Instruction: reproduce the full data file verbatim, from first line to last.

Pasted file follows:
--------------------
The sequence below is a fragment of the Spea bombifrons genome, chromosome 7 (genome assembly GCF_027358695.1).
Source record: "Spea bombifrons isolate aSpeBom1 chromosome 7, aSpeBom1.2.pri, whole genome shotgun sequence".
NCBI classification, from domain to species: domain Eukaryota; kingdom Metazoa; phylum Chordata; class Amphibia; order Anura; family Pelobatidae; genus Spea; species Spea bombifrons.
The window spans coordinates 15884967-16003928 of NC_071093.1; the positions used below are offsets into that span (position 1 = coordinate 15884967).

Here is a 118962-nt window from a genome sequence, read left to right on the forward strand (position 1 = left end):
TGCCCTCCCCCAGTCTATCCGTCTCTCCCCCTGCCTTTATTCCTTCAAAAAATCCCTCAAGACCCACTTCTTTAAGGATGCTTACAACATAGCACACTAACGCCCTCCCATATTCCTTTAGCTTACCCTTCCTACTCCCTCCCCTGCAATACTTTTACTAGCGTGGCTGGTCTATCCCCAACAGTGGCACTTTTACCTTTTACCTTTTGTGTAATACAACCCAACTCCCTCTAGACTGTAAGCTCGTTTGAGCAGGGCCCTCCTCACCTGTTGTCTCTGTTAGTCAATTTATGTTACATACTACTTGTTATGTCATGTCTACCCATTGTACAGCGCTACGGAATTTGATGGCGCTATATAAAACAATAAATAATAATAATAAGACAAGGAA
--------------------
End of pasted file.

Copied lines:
The sequence below is a fragment of the Spea bombifrons genome, chromosome 7 (genome assembly GCF_027358695.1).
Source record: "Spea bombifrons isolate aSpeBom1 chromosome 7, aSpeBom1.2.pri, whole genome shotgun sequence".
NCBI classification, from domain to species: domain Eukaryota; kingdom Metazoa; phylum Chordata; class Amphibia; order Anura; family Pelobatidae; genus Spea; species Spea bombifrons.
The window spans coordinates 15884967-16003928 of NC_071093.1; the positions used below are offsets into that span (position 1 = coordinate 15884967).

Here is a 118962-nt window from a genome sequence, read left to right on the forward strand (position 1 = left end):
TGCCCTCCCCCAGTCTATCCGTCTCTCCCCCTGCCTTTATTCCTTCAAAAAATCCCTCAAGACCCACTTCTTTAAGGATGCTTACAACATAGCACACTAACGCCCTCCCATATTCCTTTAGCTTACCCTTCCTACTCCCTCCCCTGCAATACTTTTACTAGCGTGGCTGGTCTATCCCCAACAGTGGCACTTTTACCTTTTACCTTTTGTGTAATACAACCCAACTCCCTCTAGACTGTAAGCTCGTTTGAGCAGGGCCCTCCTCACCTGTTGTCTCTGTTAGTCAATTTATGTTACATACTACTTGTTATGTCATGTCTACCCATTGTACAGCGCTACGGAATTTGATGGCGCTATATAAAACAATAAATAATAATAATAAGACAAGGAA